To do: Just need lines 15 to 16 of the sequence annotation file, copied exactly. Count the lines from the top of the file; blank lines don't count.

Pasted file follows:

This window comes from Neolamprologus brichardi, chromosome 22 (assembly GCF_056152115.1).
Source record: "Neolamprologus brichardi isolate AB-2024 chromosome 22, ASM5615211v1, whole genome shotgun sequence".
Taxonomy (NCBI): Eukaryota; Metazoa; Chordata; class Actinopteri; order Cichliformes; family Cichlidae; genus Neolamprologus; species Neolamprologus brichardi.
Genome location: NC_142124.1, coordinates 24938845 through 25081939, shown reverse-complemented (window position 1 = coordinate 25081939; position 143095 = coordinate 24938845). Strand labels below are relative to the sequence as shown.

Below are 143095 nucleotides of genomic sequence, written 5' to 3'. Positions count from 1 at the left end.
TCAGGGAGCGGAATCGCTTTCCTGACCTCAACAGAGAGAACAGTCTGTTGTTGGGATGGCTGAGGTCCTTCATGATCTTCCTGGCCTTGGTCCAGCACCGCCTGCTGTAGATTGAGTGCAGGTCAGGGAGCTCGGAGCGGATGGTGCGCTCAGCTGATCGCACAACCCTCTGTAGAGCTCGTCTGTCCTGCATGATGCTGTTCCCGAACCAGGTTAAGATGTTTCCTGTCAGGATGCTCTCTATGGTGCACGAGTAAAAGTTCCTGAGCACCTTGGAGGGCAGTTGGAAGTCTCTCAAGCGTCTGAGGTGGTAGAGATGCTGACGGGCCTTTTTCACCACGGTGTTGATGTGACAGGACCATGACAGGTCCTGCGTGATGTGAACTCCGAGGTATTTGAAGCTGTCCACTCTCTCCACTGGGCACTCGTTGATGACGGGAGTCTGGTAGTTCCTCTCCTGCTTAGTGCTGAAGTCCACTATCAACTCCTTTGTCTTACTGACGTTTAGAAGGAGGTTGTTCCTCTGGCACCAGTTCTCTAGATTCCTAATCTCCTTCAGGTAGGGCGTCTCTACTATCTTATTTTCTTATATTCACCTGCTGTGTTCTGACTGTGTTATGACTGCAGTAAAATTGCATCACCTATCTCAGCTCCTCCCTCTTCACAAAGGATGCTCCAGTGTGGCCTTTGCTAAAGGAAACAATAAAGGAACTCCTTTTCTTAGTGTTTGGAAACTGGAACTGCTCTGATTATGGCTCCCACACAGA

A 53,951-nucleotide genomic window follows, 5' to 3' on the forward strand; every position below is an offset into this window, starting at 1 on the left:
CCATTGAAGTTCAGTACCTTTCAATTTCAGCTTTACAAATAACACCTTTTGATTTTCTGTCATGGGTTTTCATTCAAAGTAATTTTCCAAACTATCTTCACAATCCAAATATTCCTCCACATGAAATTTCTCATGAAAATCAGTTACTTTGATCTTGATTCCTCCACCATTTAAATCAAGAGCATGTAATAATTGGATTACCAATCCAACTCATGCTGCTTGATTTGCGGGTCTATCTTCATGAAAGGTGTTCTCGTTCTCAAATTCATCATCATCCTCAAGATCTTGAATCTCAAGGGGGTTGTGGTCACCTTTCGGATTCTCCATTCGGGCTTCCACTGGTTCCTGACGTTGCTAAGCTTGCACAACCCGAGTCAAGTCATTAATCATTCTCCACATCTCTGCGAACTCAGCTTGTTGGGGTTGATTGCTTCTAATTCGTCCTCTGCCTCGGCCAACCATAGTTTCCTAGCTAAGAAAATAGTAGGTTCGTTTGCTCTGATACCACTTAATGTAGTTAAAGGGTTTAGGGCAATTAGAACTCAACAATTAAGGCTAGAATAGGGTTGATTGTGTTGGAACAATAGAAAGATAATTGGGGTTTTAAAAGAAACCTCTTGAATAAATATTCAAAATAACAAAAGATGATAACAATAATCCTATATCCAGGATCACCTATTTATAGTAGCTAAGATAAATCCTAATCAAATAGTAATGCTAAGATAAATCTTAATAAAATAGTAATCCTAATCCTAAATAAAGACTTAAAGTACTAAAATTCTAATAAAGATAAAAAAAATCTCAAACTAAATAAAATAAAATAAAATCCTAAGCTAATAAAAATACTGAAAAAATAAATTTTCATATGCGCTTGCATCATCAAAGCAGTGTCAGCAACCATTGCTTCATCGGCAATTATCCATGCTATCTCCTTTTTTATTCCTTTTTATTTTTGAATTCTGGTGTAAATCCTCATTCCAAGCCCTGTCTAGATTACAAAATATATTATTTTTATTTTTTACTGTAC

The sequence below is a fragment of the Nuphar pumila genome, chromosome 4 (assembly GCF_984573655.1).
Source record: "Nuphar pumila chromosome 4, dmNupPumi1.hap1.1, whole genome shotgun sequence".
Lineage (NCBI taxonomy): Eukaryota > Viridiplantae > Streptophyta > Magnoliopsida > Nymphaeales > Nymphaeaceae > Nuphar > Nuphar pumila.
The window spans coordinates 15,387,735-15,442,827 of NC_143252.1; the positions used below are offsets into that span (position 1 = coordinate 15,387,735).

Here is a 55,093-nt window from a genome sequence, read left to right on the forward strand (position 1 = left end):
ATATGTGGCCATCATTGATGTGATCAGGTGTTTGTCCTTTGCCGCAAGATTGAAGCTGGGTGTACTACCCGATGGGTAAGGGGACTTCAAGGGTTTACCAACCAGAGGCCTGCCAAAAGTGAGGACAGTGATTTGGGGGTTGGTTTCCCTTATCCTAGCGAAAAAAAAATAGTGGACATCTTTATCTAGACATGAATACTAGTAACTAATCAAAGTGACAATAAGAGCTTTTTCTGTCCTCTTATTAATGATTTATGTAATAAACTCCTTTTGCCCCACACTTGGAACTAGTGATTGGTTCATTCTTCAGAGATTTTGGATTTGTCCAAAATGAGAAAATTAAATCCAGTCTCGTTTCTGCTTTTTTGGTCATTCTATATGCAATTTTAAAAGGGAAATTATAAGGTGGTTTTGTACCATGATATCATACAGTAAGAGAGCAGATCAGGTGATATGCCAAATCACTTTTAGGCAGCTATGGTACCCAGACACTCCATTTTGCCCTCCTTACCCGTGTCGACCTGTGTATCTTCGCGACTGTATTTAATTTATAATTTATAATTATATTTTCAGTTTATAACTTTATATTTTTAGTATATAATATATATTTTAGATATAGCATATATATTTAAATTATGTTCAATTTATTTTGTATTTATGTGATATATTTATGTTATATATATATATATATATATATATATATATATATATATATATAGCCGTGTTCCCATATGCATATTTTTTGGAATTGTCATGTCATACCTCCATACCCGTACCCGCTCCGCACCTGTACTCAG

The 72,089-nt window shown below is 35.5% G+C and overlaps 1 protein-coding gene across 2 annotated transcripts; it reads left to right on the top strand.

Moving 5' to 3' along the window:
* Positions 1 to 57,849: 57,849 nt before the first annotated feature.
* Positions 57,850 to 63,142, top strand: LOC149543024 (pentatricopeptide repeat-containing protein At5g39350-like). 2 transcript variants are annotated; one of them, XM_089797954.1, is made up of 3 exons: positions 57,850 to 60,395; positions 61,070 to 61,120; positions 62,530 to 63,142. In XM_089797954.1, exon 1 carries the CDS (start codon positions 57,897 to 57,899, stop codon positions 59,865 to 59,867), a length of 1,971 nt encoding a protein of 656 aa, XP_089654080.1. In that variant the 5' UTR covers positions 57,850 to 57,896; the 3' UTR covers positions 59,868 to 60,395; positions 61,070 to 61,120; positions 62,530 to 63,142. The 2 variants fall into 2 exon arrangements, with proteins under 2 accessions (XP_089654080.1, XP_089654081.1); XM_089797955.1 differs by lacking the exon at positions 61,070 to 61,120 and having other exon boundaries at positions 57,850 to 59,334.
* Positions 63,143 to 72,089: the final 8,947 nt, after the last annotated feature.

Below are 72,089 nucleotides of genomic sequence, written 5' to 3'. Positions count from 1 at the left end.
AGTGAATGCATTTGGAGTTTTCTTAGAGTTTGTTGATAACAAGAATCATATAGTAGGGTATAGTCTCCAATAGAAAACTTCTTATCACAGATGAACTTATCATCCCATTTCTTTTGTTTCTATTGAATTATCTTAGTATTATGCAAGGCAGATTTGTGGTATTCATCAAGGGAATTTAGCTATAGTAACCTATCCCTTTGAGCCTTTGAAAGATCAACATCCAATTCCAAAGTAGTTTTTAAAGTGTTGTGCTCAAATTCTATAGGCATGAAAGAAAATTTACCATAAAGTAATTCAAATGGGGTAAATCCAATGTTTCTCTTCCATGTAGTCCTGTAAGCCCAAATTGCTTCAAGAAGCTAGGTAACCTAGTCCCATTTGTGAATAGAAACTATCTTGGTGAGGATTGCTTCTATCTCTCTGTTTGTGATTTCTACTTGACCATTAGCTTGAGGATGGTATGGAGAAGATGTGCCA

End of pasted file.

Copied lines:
The 72,089-nt window shown below is 35.5% G+C and overlaps 1 protein-coding gene across 2 annotated transcripts; it reads left to right on the top strand.

Moving 5' to 3' along the window: